Superjet 100 Disaster in Indonesia Russia's Prestige Project Crashes into Volcano
In a nightmare for Russia's aviation industry, the country's new Superjet 100 has crashed into a mountainside during a demonstration flight in Indonesia. The disaster could jeopardize the ambitious Superjet project, which Moscow had hoped would be an aviation success story.
A Russian demonstration flight of a new Superjet 100 ended in tragedy Wednesday, when the plane crashed into the side of a dormant volcano in Indonesia, presumably killing the approximately 50 people on board.
The flight was meant to showcase the Sukhoi Superjet 100, a regional jet and the new star of the aviation industry in Russia, where news of the crash was met with disbelief.
The plane disappeared from radar some 20 minutes after takeoff from Jakarta on Wednesday. The area of the crash is known for its haze, and the crew had requested permission to lower their altitude to 6,000 feet (1,800 meters). The cause of the crash, though, remains unclear. In addition to the Russian crew, the passengers included airline representatives and a handful of journalists.
Rescue workers in helicopters spotted the wreckage on the rocky ridge atop Mount Salak on Thursday morning, and rescuers have since recovered the first bodies of the passengers.
"We haven't found survivors," search and rescue team spokesman Gagah Prakoso told Indonesia's Metro TV.
About 1,000 rescue workers are taking part in the recovery operation at the remote and rugged crash site on the 7,254-foot (2,200-meter) mountain, which is some 50 kilometers (31 miles) south of Jakarta.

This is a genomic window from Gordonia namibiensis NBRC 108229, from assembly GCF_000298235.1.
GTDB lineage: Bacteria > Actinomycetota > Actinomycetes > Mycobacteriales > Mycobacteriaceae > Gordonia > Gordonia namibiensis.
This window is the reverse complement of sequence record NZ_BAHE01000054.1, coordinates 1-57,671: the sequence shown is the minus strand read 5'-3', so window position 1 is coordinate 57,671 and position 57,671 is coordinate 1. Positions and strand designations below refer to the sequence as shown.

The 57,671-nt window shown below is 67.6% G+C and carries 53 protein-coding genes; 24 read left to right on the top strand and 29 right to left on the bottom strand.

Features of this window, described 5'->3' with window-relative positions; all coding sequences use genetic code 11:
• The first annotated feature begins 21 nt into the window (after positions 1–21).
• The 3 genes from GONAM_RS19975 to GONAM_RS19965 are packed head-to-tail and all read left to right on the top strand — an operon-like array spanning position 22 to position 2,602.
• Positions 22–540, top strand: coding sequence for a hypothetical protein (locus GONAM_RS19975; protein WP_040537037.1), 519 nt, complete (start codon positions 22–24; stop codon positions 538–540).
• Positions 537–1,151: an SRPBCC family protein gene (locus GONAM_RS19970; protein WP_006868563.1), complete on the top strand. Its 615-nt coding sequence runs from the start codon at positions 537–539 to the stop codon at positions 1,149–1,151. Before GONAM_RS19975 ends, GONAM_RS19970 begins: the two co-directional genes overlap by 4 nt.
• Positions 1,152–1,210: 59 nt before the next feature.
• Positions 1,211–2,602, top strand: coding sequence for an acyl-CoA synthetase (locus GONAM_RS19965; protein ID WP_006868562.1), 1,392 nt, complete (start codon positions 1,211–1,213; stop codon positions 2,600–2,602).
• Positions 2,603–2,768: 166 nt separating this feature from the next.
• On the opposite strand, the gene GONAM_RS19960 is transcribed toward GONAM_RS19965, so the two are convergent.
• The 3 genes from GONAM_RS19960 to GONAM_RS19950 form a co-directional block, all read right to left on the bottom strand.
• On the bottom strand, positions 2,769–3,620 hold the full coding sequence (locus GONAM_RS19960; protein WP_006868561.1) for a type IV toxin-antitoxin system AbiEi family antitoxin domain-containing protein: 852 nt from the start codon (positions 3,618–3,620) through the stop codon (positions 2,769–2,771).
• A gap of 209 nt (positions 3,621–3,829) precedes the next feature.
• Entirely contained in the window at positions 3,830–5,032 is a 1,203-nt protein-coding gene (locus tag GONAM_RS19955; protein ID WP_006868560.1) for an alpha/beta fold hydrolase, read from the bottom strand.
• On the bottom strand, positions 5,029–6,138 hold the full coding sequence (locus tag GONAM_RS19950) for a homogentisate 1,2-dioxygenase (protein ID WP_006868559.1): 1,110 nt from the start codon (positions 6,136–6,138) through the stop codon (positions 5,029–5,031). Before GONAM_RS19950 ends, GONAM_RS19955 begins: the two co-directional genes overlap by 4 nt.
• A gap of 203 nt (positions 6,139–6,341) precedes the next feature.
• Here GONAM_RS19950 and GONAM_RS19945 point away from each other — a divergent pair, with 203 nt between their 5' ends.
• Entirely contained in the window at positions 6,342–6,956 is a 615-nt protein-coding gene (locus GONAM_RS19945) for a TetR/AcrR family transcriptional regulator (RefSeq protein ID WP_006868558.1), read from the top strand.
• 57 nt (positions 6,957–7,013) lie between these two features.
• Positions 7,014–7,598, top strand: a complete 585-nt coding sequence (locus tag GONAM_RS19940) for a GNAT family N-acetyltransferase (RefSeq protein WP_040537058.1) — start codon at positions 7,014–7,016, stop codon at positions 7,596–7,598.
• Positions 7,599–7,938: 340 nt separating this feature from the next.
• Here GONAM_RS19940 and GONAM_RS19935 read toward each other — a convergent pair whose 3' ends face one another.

Disbelief in Russia
Russia has been stunned by news of the accident. Thursday's headline of the Tvoi Den, a tabloid sympathetic to the Kremlin, reads: "Russian Sukhoi Superjet 100 Disappears Under Mysterious Circumstances."
The crash occurred on Russia's Victory Day, a holiday that marks the capitulation of Nazi Germany to the Soviet Union. Some 14,000 soldiers marched past the Kremlin Wednesday in a traditional military parade that also featured modern rocket systems rolling across Red Square, demonstrating the country's military and technological might.
The disaster is a serious blow to the most prestigious industrial project of Russian President Vladimir Putin, who returned to the Kremlin with a triumphant ceremony on Monday. It could also jeopardize the ambitious Superjet project, which Moscow had hoped would be an aviation success story. While the Soviet Union once developed Illyushin, Tupolev and Antonov aircraft, the Superjet 100 was Russia's first new passenger plane since the collapse of the USSR.
Vanguard of Russia's Modernization
Russia, which depends largely on exports of its natural resources, hopes that the aviation industry will be at the forefront of modernization in the country. The government plans to invest some 42.5 billion ($55 billion) in aviation development by 2025, turning Russian plane builders into the "third power center of the global aviation industry," alongside Airbus and Boeing, and capturing 10 percent of the world market.
The flagship project for these expansion plans was supposed to be the Superjet 100, which is already serving domestic routes in Russia. The country hopes to sell up to 1,000 models, some 70 percent of them abroad, which was one reason for the demonstration flight in Indonesia. An earlier flight in Indonesia landed successfully.
Further demonstration flights had been scheduled in Kazakhstan, Pakistan, Laos and Vietnam.
kla, with wire reports